Updated: April 12, 2016 11:32 AM GMT
Archbishop Ramon Arguelles of Lipa leads a multisectoral prayer rally against coal-fired power plants in Batangas City on March 17. (Photo by Jimmy Domingo)
Philippine church leaders led the launching on April 12 of the global call to "break free from coal" in Quezon province, dubbed as the "coal capital" of the Philippines' island of Luzon.
"It is immoral to burden future generations with pollution and the cost of mistaken energy choices made today," said Archbishop Ramon Arguelles of Lipa.
Quezon province is host to several coal-fired power plants: the 735-MW plant in Pagbilao town; the 420-megawatt plant in Mauban town; and a 1,500-megawatt plant also in Mauban. A 1,200-megawatt power station is also under construction in Atimonan town.
Archbishop Arguelles said that as the Philippines prepares for this year's national elections, Filipinos should elect leaders who "will do everything to protect Filipino families from the ravages of dirty energy and climate change."
The prelate spoke before members of civil society groups who gathered in Lucena City for the launch of "Piglas Pilipinas," a local counterpart of the global climate movement "Break Free from Fossil Fuels 2016."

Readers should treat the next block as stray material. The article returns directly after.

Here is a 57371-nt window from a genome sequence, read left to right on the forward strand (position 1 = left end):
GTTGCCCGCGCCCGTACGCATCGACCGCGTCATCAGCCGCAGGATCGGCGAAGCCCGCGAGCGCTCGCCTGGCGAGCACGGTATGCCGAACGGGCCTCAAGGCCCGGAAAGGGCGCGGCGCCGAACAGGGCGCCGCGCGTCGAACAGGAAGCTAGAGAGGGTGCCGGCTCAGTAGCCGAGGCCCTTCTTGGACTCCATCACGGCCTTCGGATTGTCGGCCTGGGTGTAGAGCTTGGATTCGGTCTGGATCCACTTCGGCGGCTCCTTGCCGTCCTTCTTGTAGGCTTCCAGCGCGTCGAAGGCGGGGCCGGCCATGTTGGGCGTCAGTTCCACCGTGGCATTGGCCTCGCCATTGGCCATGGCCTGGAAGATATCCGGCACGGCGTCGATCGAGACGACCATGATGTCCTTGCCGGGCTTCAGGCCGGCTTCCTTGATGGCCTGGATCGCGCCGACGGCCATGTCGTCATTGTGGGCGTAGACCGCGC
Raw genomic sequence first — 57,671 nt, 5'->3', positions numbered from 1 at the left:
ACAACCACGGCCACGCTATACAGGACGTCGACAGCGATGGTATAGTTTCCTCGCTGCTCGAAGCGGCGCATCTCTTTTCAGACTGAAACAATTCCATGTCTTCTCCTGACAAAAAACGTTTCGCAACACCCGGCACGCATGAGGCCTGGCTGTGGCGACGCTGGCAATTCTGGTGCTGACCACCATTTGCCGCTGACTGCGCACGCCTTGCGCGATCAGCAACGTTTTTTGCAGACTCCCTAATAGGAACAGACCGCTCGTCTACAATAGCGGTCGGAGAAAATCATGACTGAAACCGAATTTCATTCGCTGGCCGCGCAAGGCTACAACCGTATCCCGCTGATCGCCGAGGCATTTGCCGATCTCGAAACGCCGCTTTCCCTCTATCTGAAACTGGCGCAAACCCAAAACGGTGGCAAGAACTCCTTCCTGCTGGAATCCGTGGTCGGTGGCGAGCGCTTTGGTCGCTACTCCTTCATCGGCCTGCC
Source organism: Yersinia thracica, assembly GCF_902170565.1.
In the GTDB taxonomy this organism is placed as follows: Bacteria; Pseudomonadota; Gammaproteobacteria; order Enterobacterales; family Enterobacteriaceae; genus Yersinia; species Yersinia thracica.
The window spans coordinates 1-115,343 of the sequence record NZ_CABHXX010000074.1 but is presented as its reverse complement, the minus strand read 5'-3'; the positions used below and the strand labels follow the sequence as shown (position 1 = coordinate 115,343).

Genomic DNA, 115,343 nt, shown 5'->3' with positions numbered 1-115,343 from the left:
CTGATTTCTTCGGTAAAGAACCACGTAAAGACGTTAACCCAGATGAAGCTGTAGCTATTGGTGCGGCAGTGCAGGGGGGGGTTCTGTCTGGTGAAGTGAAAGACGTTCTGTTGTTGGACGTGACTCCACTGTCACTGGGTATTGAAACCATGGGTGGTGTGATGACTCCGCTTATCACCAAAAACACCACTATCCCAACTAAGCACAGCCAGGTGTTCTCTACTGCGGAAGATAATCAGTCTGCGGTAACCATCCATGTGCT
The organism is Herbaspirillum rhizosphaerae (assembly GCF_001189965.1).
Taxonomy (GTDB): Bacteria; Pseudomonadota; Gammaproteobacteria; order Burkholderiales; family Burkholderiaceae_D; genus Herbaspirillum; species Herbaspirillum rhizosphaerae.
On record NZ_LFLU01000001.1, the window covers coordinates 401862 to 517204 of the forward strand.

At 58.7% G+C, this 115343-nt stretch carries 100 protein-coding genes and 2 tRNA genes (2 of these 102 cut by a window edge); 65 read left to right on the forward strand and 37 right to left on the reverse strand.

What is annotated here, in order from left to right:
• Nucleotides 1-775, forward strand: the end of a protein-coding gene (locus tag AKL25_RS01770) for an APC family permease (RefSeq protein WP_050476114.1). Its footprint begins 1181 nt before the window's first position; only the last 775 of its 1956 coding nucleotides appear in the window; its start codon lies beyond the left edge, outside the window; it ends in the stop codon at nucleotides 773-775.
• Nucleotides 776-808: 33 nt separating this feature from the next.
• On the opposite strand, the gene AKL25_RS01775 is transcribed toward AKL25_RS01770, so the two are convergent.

Father Raul Enriquez of Pagbilao said the advocacy for renewable energy and the clergy's anti-coal stance "is deeply rooted in our yearning for the renewal and transformation of lives and communities."
"It is time to break free from fossil fuels and hold the big polluters and the government to account to ensure a safer future for Filipinos," said Anna Abad, climate justice campaigner for Greenpeace in Southeast Asia.
Environmental activists noted that the Philippines have committed a 70 percent emission reduction in international negotiations on climate change but continues to build coal plants.
"We stand firm on our demand; shift to renewable energy, the time to act is now. We strongly support the call to break free from coal," said Louise Alcalde, advocacy officer of the group Aksyon Klima.
Aaron Pedrosa, heads of the energy working group of the Philippine Movement for Climate Justice, acknowledged the need to organize people on the ground "who are at the frontlines of resistance against coal."
The event on April 12 was part of build-up activities leading to a 10,000-strong mobilization on May 4 that will call for a stop to the building of a 600-megawatt coal plant in Batangas City.
Other protest activities are also scheduled until May 15 in countries like Indonesia, Nigeria, Brazil, the United States, Germany, and Australia.